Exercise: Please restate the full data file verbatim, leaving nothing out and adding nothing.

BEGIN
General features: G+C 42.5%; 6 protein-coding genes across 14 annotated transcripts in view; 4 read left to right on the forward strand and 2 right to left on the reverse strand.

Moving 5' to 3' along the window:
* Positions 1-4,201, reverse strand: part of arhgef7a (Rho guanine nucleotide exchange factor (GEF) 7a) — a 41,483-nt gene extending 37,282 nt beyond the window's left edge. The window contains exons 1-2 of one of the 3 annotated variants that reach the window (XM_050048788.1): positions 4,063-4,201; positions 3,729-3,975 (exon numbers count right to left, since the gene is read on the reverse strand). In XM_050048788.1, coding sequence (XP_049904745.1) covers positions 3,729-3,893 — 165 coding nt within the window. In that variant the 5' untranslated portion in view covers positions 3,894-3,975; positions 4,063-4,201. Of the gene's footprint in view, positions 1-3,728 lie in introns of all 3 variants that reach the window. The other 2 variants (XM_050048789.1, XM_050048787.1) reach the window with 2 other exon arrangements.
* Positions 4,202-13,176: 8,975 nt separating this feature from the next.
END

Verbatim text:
General features: G+C 42.5%; 6 protein-coding genes across 14 annotated transcripts in view; 4 read left to right on the forward strand and 2 right to left on the reverse strand.

Moving 5' to 3' along the window:
* Positions 1-4,201, reverse strand: part of arhgef7a (Rho guanine nucleotide exchange factor (GEF) 7a) — a 41,483-nt gene extending 37,282 nt beyond the window's left edge. The window contains exons 1-2 of one of the 3 annotated variants that reach the window (XM_050048788.1): positions 4,063-4,201; positions 3,729-3,975 (exon numbers count right to left, since the gene is read on the reverse strand). In XM_050048788.1, coding sequence (XP_049904745.1) covers positions 3,729-3,893 — 165 coding nt within the window. In that variant the 5' untranslated portion in view covers positions 3,894-3,975; positions 4,063-4,201. Of the gene's footprint in view, positions 1-3,728 lie in introns of all 3 variants that reach the window. The other 2 variants (XM_050048789.1, XM_050048787.1) reach the window with 2 other exon arrangements.
* Positions 4,202-13,176: 8,975 nt separating this feature from the next.